0.7226

0.7229

0.5581

0.5065

0.6507

0.4268

0.3542

Centroid

0.8169

0.7358

0.7037

0.7124

0.5245

0.4594

0.6212

0.3441

0.2518

Complete

0.7979

0.7083

0.6775

0.6791

0.4987

0.4514

0.5893

0.3545

0.2855

Median

0.7982

0.6886

0.6621

0.6952

0.4754

0.4128

0.6028

0.3177

0.2324

Single

0.7939

0.6715

0.6285

0.6389

0.3624

0.2781

0.5307

0.2124

0.1355

Ward

0.8069

0.7388

0.7155

0.6974

0.5429

0.4938

0.6170

0.4099

0.3426

Weighted

0.8052

0.7061

0.6816

0.7075

0.5105

0.4534

0.6379

0.3916

0.3185

Spearman

Average

0.8207

0.7600

0.7441

0.7240

0.5636

0.5163

0.6487

0.4274

0.3567

Centroid

0.8116

0.7413

0.7199

0.7132

0.5336

0.4715

0.6184

0.3452

0.2511

Complete

0.8094

0.7788

0.7780

0.6815

0.5337

0.4966

0.5884

0.3572

0.2896

Median

0.7903

0.7162

0.7114

0.6958

0.4818

0.4235

0.5990

0.3175

0.2329

Single

0.6854

0.6737

0.6738

0.6397

0.4010

0.1830

0.5287

0.2198

0.1427

Ward

0.7892

0.7358

0.7275

0.6973

0.5488

0.5030

0.6145

0.4093

0.3434

Weighted

0.8118

0.7788

0.7780

0.7086

0.5154

0.4672

0.6357

0.3916

0.3194

Chebychev

Average

0.7375

0.6183

0.5804

0.6933

0.5595

0.5141

0.6448

0.4958

0.4523

Centroid

0.7317

0.6241

0.5870

0.6811

0.5693

0.5334

0.6100

0.5067

0.4805

Complete

0.6647

0.4780

0.4235

0.6035

0.3824

0.3164

0.5423

0.2962

0.2281

Median

0.7140

0.5431

0.4630

0.6625

0.5036

0.4287

0.5928

0.4628

0.4249

Single

0.6833

0.5792

0.5695

0.6223

0.5199

0.5084

0.5536

0.4468

0.4405

Ward

0.6680

0.4852

0.4317

0.6128

0.3949

0.3341

0.5595

0.3140

0.2423

Weighted

0.7189

0.5255

0.4494

0.6759

0.4734

0.3878

0.6294

0.4249

0.3525

Table 2

The cophenetic correlation coefficient values for μ = 0 , σ 2 = 1 (with outliers)

Distance measure

Clustering method

Cophenetic correlation coefficient

x = 3

x = 5

x = 10

n = 10

n = 50

n = 100

n = 10

n = 50

n = 100

n = 10

n = 50

n = 100

Euclidean

Average

0.8478

0.8065

0.7848

0.8280

0.7818

0.7629

0.8102

0.7647

0.7488

Centroid

0.8188

0.8061

0.7875

0.7872

0.7816

0.7704

0.7484

0.7638

0.7606

Complete

0.8095

0.7273

0.7006

0.7808

0.6865

0.6551

0.7535

0.6494

0.6136

Median

0.8342

0.7644

0.7262

0.8073

0.7509

0.7182

0.7661

0.7432

0.7311

Single

0.8168

0.7836

0.7774

0.7903

0.7582

0.7578

0.7653

0.7400

0.7426

Ward

0.8064

0.7278

0.7050

0.7801

0.6869

0.6606

0.7531

0.6464

0.6161

Weighted

0.8382

0.7551

0.7185

0.8182

0.7352

0.6918

0.8006

0.7197

0.6835

Squared Euclidean

Average

0.8434

0.8088

0.7859

0.8239

0.7837

0.7636

0.8087

0.7663

0.7490

Centroid

0.8386

0.8107

0.7900

0.8123

0.7880

0.7730

0.7768

0.7695

0.7629

Complete

0.8022

0.7331

0.7027

0.7724

0.6937

0.6580

0.7505

0.6550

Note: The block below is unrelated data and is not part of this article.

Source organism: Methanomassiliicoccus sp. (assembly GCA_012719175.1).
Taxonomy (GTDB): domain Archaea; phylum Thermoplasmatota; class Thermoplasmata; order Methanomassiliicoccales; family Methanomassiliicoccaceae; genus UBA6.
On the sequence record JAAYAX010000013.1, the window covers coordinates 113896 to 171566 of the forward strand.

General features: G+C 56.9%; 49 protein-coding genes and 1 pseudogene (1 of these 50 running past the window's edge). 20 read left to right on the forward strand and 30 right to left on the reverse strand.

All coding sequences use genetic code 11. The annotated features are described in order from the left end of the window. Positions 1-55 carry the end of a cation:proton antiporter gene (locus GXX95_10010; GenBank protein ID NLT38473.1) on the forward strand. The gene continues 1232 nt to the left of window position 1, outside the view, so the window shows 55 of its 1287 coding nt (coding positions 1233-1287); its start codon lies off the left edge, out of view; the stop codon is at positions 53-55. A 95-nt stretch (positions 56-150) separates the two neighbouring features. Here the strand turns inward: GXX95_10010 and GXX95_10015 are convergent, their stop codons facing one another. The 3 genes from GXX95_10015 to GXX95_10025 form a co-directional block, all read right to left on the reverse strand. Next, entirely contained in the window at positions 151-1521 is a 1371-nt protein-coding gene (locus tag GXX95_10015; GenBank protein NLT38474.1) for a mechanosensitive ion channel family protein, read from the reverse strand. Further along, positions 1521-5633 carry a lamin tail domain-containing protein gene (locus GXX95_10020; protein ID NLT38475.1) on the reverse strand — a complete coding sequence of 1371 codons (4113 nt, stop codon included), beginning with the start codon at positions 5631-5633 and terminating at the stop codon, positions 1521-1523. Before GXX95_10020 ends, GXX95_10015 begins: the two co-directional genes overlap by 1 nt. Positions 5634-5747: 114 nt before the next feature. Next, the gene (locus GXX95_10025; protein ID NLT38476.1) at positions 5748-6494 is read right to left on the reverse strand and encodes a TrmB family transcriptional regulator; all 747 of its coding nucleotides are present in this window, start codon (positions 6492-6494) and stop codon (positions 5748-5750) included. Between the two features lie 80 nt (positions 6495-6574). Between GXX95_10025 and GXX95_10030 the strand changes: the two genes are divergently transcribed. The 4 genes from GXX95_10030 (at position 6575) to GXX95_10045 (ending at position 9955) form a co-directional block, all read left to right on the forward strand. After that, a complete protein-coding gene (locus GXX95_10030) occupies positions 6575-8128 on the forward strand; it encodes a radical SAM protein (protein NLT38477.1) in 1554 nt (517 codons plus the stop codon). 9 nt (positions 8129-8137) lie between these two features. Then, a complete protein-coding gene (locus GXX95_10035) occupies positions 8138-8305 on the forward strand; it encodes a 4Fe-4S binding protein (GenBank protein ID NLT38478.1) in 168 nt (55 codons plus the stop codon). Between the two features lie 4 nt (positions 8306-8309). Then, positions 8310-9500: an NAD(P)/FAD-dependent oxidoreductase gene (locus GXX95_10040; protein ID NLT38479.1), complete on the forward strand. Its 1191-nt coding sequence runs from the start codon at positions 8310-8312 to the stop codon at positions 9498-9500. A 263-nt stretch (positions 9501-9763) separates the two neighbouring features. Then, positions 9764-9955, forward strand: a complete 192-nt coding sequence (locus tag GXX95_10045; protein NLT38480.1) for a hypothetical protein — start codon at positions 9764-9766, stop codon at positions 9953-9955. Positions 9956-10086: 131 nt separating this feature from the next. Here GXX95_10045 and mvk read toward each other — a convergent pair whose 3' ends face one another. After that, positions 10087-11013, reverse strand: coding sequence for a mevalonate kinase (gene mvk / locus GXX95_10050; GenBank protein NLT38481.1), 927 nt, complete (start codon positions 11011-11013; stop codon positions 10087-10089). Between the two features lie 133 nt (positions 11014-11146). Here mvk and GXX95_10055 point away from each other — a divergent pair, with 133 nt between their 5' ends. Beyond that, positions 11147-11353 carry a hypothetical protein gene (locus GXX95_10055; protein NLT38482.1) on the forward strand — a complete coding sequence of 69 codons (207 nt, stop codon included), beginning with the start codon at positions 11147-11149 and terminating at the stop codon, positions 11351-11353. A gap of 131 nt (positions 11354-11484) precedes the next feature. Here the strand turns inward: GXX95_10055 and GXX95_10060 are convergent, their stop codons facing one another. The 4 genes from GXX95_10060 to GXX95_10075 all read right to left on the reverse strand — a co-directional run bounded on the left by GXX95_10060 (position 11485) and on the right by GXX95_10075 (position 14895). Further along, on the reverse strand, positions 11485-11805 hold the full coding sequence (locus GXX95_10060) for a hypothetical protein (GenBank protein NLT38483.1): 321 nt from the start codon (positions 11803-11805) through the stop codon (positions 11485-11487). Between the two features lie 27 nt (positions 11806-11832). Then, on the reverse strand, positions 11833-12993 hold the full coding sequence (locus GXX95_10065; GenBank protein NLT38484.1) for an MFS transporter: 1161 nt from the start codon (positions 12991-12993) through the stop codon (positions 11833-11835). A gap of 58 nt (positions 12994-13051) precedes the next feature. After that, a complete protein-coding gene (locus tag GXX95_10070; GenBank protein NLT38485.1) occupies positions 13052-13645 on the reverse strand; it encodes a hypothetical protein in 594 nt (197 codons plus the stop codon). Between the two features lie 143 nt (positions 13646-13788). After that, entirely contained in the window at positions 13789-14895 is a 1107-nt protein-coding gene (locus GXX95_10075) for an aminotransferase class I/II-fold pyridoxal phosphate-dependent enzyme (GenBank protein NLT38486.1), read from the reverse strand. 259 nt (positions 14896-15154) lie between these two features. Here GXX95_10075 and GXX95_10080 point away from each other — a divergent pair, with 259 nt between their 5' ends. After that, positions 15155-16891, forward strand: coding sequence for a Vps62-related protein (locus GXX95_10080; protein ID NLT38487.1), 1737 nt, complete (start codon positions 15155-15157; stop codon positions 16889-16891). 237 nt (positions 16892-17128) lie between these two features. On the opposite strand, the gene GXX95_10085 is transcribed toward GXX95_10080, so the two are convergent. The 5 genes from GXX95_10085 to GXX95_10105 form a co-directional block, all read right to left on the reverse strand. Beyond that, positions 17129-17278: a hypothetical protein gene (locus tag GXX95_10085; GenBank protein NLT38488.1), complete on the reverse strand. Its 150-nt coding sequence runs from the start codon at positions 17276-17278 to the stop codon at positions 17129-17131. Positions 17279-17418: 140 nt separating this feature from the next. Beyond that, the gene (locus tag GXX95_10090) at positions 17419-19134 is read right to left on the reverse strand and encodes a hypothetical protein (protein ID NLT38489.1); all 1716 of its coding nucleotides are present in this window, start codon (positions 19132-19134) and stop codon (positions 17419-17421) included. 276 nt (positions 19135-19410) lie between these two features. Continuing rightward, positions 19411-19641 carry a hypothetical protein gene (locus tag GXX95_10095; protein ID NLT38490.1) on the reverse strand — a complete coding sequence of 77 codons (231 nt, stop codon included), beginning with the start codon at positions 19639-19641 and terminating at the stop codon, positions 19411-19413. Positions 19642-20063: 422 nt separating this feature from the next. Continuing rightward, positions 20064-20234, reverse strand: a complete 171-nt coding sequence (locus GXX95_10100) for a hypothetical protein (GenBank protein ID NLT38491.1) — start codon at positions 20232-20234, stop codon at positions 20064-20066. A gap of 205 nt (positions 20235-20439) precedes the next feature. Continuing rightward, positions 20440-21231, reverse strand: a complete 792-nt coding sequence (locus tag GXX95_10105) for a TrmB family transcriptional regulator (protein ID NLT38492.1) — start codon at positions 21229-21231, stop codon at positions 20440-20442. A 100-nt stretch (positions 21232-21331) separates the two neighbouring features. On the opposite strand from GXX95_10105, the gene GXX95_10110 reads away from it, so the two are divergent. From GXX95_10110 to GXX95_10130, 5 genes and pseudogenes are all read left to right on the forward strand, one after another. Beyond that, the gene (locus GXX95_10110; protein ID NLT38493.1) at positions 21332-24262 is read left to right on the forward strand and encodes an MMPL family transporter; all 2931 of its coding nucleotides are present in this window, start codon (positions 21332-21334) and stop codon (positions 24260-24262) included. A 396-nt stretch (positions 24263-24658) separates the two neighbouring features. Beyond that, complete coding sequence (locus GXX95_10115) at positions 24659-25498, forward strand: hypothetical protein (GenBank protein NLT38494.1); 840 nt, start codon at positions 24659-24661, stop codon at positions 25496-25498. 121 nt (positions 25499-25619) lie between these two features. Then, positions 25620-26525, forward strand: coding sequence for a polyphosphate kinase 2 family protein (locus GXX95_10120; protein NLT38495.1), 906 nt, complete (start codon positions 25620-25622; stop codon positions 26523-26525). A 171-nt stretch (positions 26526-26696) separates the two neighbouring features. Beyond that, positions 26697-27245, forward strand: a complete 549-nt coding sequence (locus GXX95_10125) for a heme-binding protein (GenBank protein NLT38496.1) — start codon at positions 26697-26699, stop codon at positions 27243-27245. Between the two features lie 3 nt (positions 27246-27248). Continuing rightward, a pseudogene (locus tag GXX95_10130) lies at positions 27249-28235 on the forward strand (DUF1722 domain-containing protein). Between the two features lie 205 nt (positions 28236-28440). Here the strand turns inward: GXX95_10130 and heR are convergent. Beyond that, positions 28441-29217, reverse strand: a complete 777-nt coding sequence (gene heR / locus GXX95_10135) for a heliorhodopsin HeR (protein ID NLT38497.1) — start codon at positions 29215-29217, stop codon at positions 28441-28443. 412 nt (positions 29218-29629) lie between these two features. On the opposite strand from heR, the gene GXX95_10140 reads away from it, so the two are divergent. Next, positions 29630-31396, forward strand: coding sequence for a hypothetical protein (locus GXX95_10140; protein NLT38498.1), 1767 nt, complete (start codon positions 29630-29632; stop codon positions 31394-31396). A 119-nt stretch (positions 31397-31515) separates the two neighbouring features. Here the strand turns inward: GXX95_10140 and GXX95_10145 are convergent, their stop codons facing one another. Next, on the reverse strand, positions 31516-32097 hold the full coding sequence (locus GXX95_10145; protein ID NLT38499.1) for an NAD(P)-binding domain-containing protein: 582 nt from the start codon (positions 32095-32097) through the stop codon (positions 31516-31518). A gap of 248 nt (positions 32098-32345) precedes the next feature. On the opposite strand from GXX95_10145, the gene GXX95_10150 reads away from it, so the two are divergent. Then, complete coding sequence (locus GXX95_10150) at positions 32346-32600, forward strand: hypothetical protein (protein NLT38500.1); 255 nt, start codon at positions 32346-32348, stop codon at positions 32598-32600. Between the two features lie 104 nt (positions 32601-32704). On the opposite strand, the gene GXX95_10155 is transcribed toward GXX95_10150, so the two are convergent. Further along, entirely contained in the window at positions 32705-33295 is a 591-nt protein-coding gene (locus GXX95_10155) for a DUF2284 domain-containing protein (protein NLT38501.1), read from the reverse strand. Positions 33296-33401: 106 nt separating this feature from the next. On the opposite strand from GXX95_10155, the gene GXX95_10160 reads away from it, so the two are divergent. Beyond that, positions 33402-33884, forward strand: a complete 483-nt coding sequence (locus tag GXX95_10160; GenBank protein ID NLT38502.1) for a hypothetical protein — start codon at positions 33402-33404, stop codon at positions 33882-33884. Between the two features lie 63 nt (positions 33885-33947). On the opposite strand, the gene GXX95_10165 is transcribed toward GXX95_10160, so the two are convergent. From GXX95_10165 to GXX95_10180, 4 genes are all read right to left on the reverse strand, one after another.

0.6166

Median

0.8289

0.7652

0.7275

0.8017

0.7525

0.7177

0.7637

0.7417

0.7313

Single

0.8142

0.7838

0.7774

0.7865

0.7584

0.7575

0.7633

0.7397

0.7424

Ward

0.7996

0.7337

0.7070

0.7725

0.6929

0.6645

0.7506

0.6532

0.6191

Weighted

0.8333

0.7592

0.7197

0.8141

0.7358

0.6956

0.7997

0.7192

0.6824

Mahalanobis

Average

0.8103

0.8565

0.8315

0.6965

0.8239

0.8053

NaN

0.7705

0.7782

Centroid

0.7976

0.8570

0.8333

0.6701

0.8276

0.8113

NaN

0.7770

0.7882

Complete

0.6966

0.8051

0.7787

0.4529

0.7575

0.7380

NaN

0.6480

0.6848

Median

0.7895

0.8219

0.7843

0.6695

0.7875

0.7600

NaN

0.7453

0.7309

Single

0.7908

0.8220

0.8030

0.6633

0.7841

0.7680

NaN

0.7510

0.7515

Ward

0.7313

0.8018

0.7755

0.5497

0.7523

0.7350

NaN

0.6442

0.6839

Weighted

0.7980

0.8181

0.7848

0.6899

0.7824

0.7531

NaN

0.7230

0.7173

Cityblock

Average

0.8404

0.7982

0.7767

0.8206

0.7707

0.7518

0.8027

0.7522

0.7352

Centroid

0.8367

0.7997

0.7805

0.8113

0.7741

0.7611

0.7739

0.7552

0.7482

Complete

0.7995

0.7226

0.6935

0.7727

0.6761

0.6484

0.7464

0.6418

0.6059

Median

0.8267

0.7566

0.7196

0.8018

0.7412

0.7074

0.7623

0.7306

0.7174

Single

0.8077

0.7737

0.7676

0.7804

0.7448

0.7447

0.7533

0.7248

0.7269

Ward

0.8004

0.7243

0.7003

0.7744

0.6817

0.6568

0.7493

0.6446

0.6131

Weighted

0.8305

0.7507

0.7114

0.8111

0.7241

0.6867

0.7936

0.7102

0.6718

Minkowski

Average

0.8478

0.8065

0.7848

0.8280

0.7818

0.7629

0.8102

0.7647

0.7488

Centroid

0.8441

0.8088

0.7883

0.8179

0.7860

0.7721

0.7797

0.7695

0.7628

Complete

0.8095

0.7273

0.7006

0.7808

0.6865

0.6551

0.7535

0.6494

0.6136

Median

0.8342

0.7644

0.7262

0.8073

0.7509

0.7182

0.7661

0.7432

0.7311

Single

0.8168

0.7836

0.7774

0.7903

0.7582

0.7578

0.7653

0.7400

0.7426

Ward

0.8064

0.7278

0.7050

0.7801

0.6869

0.6606

0.7531

0.6464

0.6161

Weighted

0.8382

0.7551

0.7185

0.8182

0.7352

0.6918

0.8006

0.7197

0.6835

Cosine

Average

0.7689

0.6484

0.6138

0.7107

0.5463

0.4946

0.6596

0.4549

0.3908

Centroid

0.7618

0.6285

0.5866

0.6982